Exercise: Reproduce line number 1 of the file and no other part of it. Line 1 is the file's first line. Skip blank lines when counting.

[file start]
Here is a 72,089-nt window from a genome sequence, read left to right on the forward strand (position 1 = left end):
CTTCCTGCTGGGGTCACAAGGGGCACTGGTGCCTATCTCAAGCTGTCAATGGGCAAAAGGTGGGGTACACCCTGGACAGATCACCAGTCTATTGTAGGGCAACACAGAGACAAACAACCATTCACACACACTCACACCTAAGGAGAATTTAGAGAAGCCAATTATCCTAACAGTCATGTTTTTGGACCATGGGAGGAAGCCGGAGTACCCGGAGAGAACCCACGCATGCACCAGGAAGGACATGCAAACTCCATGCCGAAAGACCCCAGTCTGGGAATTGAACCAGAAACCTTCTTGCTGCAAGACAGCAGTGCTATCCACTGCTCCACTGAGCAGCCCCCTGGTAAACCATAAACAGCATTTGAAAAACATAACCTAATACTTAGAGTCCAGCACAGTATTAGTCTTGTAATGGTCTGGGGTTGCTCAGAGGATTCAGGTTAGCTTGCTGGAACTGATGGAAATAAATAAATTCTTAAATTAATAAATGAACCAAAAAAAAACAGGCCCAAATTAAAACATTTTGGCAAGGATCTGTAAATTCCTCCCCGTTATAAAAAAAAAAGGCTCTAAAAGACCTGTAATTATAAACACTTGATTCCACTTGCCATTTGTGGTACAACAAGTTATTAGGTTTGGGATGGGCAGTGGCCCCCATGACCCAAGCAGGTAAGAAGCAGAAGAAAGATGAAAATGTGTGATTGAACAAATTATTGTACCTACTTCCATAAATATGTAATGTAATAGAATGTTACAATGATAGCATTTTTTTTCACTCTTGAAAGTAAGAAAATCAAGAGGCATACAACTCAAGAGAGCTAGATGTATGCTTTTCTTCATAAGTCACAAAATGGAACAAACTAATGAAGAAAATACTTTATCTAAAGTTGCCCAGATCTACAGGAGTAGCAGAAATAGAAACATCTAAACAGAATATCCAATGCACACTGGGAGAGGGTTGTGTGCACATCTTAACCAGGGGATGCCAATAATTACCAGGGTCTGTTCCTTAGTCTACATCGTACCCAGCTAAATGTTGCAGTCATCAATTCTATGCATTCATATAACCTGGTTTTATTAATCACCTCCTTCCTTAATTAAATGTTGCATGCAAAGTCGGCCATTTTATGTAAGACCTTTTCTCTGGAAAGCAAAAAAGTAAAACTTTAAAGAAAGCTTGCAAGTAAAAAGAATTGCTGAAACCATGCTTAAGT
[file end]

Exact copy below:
Here is a 72,089-nt window from a genome sequence, read left to right on the forward strand (position 1 = left end):